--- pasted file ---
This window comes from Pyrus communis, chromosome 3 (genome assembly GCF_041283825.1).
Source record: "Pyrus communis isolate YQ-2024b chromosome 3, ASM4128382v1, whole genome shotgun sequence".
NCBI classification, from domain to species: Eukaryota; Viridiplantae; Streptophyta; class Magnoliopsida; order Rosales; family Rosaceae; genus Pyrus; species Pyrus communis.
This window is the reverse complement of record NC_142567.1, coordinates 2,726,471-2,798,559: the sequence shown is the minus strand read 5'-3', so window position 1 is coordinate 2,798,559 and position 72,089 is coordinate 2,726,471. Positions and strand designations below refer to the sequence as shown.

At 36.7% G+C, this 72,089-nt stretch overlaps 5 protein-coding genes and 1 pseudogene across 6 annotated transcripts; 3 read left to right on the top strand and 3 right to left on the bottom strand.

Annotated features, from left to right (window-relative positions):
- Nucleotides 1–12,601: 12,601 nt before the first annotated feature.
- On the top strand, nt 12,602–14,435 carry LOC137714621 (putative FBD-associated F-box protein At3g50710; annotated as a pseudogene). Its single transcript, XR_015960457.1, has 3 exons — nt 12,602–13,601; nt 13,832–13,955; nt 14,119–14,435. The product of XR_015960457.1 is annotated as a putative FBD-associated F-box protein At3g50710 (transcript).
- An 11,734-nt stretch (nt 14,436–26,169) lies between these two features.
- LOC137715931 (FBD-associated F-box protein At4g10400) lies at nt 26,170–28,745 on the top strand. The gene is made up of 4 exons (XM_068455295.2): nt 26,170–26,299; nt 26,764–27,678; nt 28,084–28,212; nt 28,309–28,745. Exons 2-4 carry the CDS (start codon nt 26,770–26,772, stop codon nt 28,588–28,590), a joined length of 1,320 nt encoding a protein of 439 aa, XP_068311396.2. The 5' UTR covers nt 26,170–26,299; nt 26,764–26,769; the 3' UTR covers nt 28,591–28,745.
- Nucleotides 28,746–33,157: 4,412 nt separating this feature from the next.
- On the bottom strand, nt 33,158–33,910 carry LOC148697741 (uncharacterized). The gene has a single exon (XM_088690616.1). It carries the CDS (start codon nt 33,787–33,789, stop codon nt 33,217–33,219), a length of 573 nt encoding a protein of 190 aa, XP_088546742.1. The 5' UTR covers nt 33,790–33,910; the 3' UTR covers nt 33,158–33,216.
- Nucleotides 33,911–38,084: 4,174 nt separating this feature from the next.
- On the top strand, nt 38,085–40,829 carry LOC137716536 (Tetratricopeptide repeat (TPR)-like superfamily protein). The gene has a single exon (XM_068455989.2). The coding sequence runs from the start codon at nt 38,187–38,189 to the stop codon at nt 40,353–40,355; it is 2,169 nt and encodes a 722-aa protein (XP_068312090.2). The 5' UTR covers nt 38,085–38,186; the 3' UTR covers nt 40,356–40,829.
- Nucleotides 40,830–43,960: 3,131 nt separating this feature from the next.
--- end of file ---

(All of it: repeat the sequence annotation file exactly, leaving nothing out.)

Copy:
This window comes from Pyrus communis, chromosome 3 (genome assembly GCF_041283825.1).
Source record: "Pyrus communis isolate YQ-2024b chromosome 3, ASM4128382v1, whole genome shotgun sequence".
NCBI classification, from domain to species: Eukaryota; Viridiplantae; Streptophyta; class Magnoliopsida; order Rosales; family Rosaceae; genus Pyrus; species Pyrus communis.
This window is the reverse complement of record NC_142567.1, coordinates 2,726,471-2,798,559: the sequence shown is the minus strand read 5'-3', so window position 1 is coordinate 2,798,559 and position 72,089 is coordinate 2,726,471. Positions and strand designations below refer to the sequence as shown.

At 36.7% G+C, this 72,089-nt stretch overlaps 5 protein-coding genes and 1 pseudogene across 6 annotated transcripts; 3 read left to right on the top strand and 3 right to left on the bottom strand.

Annotated features, from left to right (window-relative positions):
- Nucleotides 1–12,601: 12,601 nt before the first annotated feature.
- On the top strand, nt 12,602–14,435 carry LOC137714621 (putative FBD-associated F-box protein At3g50710; annotated as a pseudogene). Its single transcript, XR_015960457.1, has 3 exons — nt 12,602–13,601; nt 13,832–13,955; nt 14,119–14,435. The product of XR_015960457.1 is annotated as a putative FBD-associated F-box protein At3g50710 (transcript).
- An 11,734-nt stretch (nt 14,436–26,169) lies between these two features.
- LOC137715931 (FBD-associated F-box protein At4g10400) lies at nt 26,170–28,745 on the top strand. The gene is made up of 4 exons (XM_068455295.2): nt 26,170–26,299; nt 26,764–27,678; nt 28,084–28,212; nt 28,309–28,745. Exons 2-4 carry the CDS (start codon nt 26,770–26,772, stop codon nt 28,588–28,590), a joined length of 1,320 nt encoding a protein of 439 aa, XP_068311396.2. The 5' UTR covers nt 26,170–26,299; nt 26,764–26,769; the 3' UTR covers nt 28,591–28,745.
- Nucleotides 28,746–33,157: 4,412 nt separating this feature from the next.
- On the bottom strand, nt 33,158–33,910 carry LOC148697741 (uncharacterized). The gene has a single exon (XM_088690616.1). It carries the CDS (start codon nt 33,787–33,789, stop codon nt 33,217–33,219), a length of 573 nt encoding a protein of 190 aa, XP_088546742.1. The 5' UTR covers nt 33,790–33,910; the 3' UTR covers nt 33,158–33,216.
- Nucleotides 33,911–38,084: 4,174 nt separating this feature from the next.
- On the top strand, nt 38,085–40,829 carry LOC137716536 (Tetratricopeptide repeat (TPR)-like superfamily protein). The gene has a single exon (XM_068455989.2). The coding sequence runs from the start codon at nt 38,187–38,189 to the stop codon at nt 40,353–40,355; it is 2,169 nt and encodes a 722-aa protein (XP_068312090.2). The 5' UTR covers nt 38,085–38,186; the 3' UTR covers nt 40,356–40,829.
- Nucleotides 40,830–43,960: 3,131 nt separating this feature from the next.